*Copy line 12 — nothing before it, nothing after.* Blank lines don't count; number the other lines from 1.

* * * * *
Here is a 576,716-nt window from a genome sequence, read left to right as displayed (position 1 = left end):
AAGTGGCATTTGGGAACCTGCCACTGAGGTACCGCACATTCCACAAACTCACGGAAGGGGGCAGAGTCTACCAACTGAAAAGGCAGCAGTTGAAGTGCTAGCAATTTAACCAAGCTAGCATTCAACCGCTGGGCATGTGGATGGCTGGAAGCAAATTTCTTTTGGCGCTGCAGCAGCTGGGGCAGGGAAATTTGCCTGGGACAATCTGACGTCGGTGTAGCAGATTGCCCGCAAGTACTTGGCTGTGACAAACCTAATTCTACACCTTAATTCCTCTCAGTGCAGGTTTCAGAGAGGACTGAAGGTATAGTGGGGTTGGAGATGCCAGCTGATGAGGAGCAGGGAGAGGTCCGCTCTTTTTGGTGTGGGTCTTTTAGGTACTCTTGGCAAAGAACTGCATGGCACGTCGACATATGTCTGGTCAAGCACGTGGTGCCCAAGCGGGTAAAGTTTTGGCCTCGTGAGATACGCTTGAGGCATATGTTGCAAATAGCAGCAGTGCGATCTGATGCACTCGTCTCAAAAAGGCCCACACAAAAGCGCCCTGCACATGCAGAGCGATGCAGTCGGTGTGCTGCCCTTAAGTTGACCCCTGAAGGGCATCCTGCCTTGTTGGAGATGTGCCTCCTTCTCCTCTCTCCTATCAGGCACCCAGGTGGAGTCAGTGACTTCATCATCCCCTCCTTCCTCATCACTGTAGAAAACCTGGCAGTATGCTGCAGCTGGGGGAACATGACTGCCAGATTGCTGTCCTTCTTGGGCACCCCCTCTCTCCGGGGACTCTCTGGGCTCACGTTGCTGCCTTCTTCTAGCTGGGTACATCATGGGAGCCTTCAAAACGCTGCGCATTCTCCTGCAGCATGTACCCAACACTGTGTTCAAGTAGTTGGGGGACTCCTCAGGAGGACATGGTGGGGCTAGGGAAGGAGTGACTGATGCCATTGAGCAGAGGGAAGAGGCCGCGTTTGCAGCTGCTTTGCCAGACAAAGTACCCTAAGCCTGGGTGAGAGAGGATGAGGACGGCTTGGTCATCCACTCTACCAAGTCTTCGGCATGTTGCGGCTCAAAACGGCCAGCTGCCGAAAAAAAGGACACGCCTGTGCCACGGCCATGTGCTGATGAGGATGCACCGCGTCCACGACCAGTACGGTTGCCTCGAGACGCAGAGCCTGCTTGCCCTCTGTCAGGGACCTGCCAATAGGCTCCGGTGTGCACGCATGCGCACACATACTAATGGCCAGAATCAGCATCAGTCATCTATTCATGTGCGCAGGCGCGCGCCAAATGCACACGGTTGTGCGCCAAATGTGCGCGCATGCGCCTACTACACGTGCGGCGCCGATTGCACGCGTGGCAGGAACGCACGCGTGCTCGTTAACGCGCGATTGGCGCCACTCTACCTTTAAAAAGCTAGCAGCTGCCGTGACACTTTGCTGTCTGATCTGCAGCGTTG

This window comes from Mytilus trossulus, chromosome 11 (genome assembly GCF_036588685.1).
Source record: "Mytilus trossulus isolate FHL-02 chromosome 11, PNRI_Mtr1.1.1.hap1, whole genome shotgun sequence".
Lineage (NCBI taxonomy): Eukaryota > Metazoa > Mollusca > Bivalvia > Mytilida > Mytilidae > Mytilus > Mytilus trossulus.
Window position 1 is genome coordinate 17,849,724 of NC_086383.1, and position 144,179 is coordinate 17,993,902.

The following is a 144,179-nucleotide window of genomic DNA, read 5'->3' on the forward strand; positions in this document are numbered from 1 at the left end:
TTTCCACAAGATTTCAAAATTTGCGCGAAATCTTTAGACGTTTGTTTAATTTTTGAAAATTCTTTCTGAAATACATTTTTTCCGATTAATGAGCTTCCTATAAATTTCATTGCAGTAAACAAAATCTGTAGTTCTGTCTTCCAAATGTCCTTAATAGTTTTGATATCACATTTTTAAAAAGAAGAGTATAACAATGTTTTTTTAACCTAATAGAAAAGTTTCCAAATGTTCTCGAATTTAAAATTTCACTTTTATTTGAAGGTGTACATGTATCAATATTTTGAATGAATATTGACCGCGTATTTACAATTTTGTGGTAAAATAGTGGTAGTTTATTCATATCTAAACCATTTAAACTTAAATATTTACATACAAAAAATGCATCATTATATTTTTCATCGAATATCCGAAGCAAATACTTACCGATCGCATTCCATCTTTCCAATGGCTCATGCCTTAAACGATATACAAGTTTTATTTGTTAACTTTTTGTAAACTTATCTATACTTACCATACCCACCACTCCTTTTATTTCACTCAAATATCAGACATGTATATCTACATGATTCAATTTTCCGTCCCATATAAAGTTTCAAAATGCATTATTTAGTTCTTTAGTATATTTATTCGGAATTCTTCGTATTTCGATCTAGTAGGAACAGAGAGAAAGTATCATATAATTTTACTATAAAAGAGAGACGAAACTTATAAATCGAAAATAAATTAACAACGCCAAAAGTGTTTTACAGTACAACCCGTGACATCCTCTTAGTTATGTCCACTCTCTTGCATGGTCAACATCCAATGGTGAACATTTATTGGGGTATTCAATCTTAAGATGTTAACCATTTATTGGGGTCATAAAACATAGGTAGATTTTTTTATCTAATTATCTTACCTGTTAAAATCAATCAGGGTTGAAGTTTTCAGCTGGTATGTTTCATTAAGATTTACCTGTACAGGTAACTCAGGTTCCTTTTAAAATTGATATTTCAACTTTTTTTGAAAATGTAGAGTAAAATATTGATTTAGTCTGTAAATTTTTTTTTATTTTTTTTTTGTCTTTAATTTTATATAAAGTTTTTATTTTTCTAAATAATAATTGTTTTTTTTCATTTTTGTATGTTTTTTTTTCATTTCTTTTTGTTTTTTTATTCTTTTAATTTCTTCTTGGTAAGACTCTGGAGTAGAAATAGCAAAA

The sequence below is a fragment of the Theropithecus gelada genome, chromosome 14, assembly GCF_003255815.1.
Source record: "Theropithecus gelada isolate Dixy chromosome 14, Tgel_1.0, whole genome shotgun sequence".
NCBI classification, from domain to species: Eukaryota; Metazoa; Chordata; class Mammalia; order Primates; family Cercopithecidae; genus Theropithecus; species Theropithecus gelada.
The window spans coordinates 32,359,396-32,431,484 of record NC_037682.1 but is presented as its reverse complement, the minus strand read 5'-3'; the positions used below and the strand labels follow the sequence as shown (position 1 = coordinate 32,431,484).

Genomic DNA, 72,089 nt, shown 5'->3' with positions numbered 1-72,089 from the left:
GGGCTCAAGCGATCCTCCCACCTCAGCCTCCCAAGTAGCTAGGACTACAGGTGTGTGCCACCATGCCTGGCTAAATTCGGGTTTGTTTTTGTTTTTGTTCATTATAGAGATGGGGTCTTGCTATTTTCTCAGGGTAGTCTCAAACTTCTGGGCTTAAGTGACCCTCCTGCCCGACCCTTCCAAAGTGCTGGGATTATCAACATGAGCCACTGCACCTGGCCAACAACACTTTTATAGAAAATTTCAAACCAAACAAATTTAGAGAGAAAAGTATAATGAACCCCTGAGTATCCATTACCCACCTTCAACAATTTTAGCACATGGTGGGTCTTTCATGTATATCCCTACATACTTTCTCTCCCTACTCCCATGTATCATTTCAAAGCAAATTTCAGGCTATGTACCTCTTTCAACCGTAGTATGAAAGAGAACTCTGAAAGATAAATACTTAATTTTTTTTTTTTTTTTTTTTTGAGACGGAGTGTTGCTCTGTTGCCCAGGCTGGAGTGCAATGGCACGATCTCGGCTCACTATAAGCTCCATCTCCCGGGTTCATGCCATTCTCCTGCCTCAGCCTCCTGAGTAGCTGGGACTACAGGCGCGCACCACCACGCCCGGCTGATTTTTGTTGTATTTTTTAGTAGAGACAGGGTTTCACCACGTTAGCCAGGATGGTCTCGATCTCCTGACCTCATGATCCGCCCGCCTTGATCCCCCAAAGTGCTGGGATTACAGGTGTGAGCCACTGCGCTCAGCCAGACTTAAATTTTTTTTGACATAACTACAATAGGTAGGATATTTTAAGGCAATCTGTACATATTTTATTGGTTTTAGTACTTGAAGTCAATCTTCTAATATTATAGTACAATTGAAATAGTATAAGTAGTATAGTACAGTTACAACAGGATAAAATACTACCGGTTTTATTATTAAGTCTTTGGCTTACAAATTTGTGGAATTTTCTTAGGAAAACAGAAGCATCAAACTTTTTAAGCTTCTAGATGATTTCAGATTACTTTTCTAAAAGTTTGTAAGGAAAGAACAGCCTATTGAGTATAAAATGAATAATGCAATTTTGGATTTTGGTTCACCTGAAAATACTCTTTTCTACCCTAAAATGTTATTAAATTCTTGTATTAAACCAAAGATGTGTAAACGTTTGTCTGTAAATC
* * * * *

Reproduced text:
The window spans coordinates 32,359,396-32,431,484 of record NC_037682.1 but is presented as its reverse complement, the minus strand read 5'-3'; the positions used below and the strand labels follow the sequence as shown (position 1 = coordinate 32,431,484).